ISTANBUL --- The Turkish Defense Minister Fikri Işık has reviewed a test for Turkey-made medium-altitude air defense missile Hisar-O which is expected to meet the needs of the Turkish Land Forces Command.
“We have many systems developed by Roketsan and Havelsan corporations,” Işık told the project’s engineers after a test was conducted in the Central Anatolian province of Aksaray.
“Now there is an intense effort to proceed to more advanced systems. Today we tested the launch of the Hisar system,” he said.
Hisar is a defense weapon developed by leading Turkish defense firms Roketsan and Aselsan aimed to protect military bases, ports, facilities and troops against aerial threats.
“Their targets are military aircrafts, helicopters, navigation missiles and unmanned aerial vehicles, with a maximum range of 25 kilometers,” Roketsan’s website stated.
“Turkey has to achieve and develop critical technologies in both air and missile defense systems. Turkey actually has made considerable progress despite its late start. I believe after that we will get faster,” Işık said.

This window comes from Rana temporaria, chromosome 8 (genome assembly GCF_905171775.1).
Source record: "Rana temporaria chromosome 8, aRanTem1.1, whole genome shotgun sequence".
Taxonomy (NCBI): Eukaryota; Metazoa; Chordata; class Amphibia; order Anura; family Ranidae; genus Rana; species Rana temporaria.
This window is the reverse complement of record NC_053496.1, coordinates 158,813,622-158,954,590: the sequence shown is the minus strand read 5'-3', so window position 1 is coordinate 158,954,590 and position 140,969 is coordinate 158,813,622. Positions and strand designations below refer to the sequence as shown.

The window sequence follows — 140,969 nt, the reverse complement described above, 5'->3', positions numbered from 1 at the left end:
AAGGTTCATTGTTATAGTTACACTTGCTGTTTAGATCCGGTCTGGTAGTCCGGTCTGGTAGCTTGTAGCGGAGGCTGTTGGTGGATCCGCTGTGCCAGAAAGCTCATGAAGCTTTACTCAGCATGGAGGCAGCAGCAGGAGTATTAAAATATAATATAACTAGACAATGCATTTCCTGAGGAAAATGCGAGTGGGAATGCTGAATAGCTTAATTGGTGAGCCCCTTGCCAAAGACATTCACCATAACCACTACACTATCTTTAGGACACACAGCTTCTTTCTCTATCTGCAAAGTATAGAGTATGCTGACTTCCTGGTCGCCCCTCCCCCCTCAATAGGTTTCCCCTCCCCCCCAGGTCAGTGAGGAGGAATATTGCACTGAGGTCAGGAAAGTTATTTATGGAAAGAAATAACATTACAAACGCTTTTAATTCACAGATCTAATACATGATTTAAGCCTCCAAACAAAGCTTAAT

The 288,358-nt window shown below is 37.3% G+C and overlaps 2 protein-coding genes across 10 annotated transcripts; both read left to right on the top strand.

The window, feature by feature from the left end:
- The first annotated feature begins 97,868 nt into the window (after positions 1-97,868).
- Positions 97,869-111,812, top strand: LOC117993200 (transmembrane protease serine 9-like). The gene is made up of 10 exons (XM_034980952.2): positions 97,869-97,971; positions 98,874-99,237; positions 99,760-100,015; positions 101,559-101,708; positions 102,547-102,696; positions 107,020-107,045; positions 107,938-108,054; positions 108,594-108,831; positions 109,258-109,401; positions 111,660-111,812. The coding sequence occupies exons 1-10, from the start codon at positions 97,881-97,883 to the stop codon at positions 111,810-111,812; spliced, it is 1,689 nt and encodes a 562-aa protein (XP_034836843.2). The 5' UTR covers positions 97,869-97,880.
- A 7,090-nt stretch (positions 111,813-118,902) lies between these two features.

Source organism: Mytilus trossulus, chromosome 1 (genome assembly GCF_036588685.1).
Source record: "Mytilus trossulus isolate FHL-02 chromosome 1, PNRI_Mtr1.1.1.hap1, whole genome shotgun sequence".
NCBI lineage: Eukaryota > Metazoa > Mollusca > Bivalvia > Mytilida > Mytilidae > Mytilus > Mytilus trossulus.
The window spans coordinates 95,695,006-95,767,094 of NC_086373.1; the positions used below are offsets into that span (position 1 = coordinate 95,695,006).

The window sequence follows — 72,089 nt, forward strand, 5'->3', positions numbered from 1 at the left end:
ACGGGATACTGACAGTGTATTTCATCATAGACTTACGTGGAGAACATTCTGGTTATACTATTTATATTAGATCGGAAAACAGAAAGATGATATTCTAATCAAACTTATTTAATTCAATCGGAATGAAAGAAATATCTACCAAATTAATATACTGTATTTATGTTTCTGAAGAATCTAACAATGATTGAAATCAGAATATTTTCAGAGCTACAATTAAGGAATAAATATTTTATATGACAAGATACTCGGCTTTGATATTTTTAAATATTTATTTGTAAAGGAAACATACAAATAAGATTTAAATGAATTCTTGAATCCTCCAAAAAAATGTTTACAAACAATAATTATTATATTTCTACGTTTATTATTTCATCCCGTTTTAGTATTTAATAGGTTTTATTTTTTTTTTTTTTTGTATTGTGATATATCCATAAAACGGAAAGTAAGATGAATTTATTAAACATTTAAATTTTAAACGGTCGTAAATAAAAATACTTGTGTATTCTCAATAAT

He added that Turkey’s long-range air and missile defense systems could act as a deter-rent force in the region.
“No country could look hostilely at us if we have our own strong defense systems,” he added.
Hisar’s radar, command control and fire control systems were developed by Aselsan, and its missile systems, which will meet low- and medium-altitude air defense requirements of the Turkish Armed Forces, were developed by Roketsan.
The Hisar-O’s first unarmed test was carried out in 2014 in Aksaray.
Meanwhile, the Hisar-A, a low-altitude version of the defense system, was initiated in 2011 and is expected to be delivered to the Turkish Armed Forces by 2020.
Turkey’s air defense security has become a subject of current interest since its military units without forceful ground-to-air defense systems entered Syria as part of the Operation Euphrates Shield that began on Aug. 24 to rid Syria’s northern border area of Islamic State of Iraq and the Levant (ISIL) and Syrian Kurdish People’s Protection Units (YPG) militants
Turkey is actively using pedestal-mounted stinger systems, known as Atılgan and Zıpkın, with a maximum range of 8 kilometers, and is using Stinger missiles for very short-range air defense targeting low-altitude air vehicles.